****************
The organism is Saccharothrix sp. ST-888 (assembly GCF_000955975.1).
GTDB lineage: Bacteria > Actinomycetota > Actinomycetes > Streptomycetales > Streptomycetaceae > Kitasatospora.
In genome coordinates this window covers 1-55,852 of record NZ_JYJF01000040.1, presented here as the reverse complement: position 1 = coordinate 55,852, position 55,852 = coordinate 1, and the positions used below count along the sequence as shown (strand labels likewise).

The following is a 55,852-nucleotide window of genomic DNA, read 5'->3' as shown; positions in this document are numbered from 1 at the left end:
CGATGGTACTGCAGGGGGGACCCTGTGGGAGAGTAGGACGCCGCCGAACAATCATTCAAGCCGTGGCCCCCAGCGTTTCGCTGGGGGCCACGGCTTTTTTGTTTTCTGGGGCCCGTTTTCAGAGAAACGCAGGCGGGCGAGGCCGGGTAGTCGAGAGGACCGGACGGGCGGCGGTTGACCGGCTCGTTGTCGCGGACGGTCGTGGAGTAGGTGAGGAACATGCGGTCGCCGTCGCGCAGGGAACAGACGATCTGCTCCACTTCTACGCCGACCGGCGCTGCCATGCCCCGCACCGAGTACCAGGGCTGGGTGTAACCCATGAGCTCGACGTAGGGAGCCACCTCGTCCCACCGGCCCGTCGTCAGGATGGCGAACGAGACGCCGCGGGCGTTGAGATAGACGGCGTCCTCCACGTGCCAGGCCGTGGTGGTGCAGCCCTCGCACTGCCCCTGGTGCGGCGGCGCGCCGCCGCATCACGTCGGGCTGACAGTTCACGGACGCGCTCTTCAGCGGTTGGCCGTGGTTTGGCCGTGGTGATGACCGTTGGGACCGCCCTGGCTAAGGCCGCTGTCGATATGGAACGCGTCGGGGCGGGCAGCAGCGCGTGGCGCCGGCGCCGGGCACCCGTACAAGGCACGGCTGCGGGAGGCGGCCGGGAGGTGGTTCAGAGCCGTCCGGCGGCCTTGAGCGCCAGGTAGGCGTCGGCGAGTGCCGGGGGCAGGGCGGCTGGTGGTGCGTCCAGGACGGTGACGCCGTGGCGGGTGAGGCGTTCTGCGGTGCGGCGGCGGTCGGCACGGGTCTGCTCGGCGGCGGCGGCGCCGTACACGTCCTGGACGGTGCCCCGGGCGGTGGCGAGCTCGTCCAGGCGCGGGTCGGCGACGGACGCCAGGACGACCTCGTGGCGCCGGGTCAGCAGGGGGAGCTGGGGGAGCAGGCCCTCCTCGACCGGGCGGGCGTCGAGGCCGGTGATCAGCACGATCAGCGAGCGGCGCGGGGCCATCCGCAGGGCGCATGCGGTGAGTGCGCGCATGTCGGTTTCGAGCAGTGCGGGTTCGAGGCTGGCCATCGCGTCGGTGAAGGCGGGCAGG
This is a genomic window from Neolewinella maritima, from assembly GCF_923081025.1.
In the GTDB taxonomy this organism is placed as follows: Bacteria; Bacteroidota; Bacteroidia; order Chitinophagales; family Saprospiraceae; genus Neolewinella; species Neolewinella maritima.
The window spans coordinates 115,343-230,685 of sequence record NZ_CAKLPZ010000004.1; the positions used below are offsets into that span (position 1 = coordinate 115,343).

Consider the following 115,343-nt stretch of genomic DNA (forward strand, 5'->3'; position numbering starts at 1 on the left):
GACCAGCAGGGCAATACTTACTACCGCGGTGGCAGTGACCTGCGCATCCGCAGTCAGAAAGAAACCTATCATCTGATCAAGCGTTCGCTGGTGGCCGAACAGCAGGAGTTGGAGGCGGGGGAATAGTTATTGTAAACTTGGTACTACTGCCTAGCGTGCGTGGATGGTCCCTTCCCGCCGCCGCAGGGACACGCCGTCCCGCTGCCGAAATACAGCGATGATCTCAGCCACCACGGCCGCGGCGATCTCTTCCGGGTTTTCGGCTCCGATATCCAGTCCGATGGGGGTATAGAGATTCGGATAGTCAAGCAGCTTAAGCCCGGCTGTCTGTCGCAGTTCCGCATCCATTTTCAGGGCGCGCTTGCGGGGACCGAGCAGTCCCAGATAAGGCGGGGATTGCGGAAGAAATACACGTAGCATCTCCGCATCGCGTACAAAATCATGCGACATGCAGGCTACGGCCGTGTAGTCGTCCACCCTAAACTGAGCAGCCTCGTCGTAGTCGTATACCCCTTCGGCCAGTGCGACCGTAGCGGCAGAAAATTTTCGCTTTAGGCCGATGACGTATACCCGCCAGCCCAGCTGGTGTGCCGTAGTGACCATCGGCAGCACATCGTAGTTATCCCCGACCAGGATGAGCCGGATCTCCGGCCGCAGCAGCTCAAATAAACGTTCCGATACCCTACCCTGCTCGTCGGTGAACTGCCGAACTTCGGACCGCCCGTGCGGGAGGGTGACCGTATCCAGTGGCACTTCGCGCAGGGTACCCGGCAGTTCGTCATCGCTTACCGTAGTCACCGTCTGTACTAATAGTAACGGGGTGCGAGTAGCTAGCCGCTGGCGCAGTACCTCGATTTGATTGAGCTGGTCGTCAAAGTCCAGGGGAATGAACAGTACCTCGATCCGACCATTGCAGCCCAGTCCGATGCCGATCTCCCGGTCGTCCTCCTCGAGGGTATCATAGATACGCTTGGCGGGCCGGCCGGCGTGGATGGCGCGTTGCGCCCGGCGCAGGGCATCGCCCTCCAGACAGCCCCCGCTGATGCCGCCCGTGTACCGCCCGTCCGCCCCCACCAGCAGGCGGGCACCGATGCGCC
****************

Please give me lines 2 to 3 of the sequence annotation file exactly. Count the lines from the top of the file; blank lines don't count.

GTDB lineage: Bacteria > Actinomycetota > Actinomycetes > Streptomycetales > Streptomycetaceae > Kitasatospora.
In genome coordinates this window covers 1-55,852 of record NZ_JYJF01000040.1, presented here as the reverse complement: position 1 = coordinate 55,852, position 55,852 = coordinate 1, and the positions used below count along the sequence as shown (strand labels likewise).